St. Louis family court judges prefer for parents to work out how to share custody of their kids among themselves. They take it upon themselves to decide such matters on their own if the parents can't reach an agreement though. Missouri family law judges are expected to consider what's in the best interest of the child when making such decisions. The type of living accommodations a parent has can greatly impact what type of custody decree that a judge enters.
Going through a divorce can be very difficult. It can be even harder to do if you and your ex own hard-to-value assets. Divorcing spouses and their attorneys often have to ask a professional appraiser to step in and determine the value of their assets when they can't agree on what they're worth.
Missouri parents who are summoned to a child custody hearing will be asked a variety of questions by a judge. The court's goal is to determine what type of parenting arrangement will be in the child's best interests. A judge may ask about a parent's ability to provide financial care. Detailed financial information could be used to determine how much a noncustodial mother or father should pay in child support.
With divorcing parents realizing that equal parenting time is usually the best option for children, many families instinctively default to an every-other-week parenting plan. While this does ensure that parents have equal access to the children and that fathers' rights are safeguarded, parents in Missouri may find that it isn't the best option for their family.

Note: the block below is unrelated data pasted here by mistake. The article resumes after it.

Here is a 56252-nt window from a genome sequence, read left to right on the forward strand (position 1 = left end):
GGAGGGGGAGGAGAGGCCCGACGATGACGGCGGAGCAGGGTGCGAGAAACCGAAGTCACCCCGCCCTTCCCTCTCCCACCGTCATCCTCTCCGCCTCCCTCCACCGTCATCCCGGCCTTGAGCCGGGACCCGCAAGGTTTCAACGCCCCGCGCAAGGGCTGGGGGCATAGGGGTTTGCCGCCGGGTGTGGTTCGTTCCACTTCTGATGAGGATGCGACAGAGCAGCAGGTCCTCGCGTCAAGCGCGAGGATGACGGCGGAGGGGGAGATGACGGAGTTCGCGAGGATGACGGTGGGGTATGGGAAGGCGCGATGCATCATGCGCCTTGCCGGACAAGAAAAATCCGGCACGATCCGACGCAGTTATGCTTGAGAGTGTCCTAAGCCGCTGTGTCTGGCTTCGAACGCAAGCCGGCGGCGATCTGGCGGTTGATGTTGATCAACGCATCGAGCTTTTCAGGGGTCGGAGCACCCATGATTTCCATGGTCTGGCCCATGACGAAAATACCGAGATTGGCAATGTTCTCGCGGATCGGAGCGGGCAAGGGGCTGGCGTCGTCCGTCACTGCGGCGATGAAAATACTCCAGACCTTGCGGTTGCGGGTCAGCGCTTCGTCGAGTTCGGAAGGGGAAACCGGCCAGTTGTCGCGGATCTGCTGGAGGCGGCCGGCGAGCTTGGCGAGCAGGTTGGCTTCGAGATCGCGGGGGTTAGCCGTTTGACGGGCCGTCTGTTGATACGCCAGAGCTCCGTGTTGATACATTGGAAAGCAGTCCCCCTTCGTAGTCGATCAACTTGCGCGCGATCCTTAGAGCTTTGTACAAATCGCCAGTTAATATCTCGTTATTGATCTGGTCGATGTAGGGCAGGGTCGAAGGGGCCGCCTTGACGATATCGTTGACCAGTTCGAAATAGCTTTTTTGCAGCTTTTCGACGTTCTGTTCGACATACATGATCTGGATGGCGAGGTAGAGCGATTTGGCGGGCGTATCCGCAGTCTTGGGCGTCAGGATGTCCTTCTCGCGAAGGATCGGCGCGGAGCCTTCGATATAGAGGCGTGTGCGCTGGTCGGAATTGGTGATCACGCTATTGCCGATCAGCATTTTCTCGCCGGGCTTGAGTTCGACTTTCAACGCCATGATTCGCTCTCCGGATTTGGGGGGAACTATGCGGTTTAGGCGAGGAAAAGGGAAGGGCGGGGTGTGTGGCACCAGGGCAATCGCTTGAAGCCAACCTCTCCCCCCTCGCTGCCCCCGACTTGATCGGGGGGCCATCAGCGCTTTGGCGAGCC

Some divorcing parents in Missouri may find themselves in a long-distance co-parenting relationship. The demands of family illness, employment and other issues may mean that one parent has good reason to move far away from the other. Still, it is critical not to allow physical distance to interfere with a close parent-child relationship. There are several steps that long-distance parents can take to keep their relationships with their children warm, healthy and loving.
Among all the issues to be decided in a Missouri marital dissolution, child custody determinations are perhaps the most emotionally charged. While no one would disagree that the child's best interest should be the highest priority, reasonable people can reach different conclusions over the optimal way to reach that standard. If the divorcing couple can agree on a plan that works for them, the court will usually approve it. If no agreement can be reached, however, the court then has the duty to establish a custody determination.
Family courts in Missouri might hesitate to grant a parent sole custody of a child. This action would place physical and legal custody in the hands of only one guardian. In such a situation, the other parent without custody will generally still have access to children in the form of visitation. However, they will lose the ability to make legal decisions concerning the children. This contrasts with joint custody that could grant both parents the right to make legal decisions for their kids.
When parents in Missouri decide to divorce, one area of contention can be child support. In many cases, however, parents are willing to put aside strong feelings in favor of negotiations that center the child's best interests. These families often forgo lengthy litigation and opt to negotiate child support between themselves.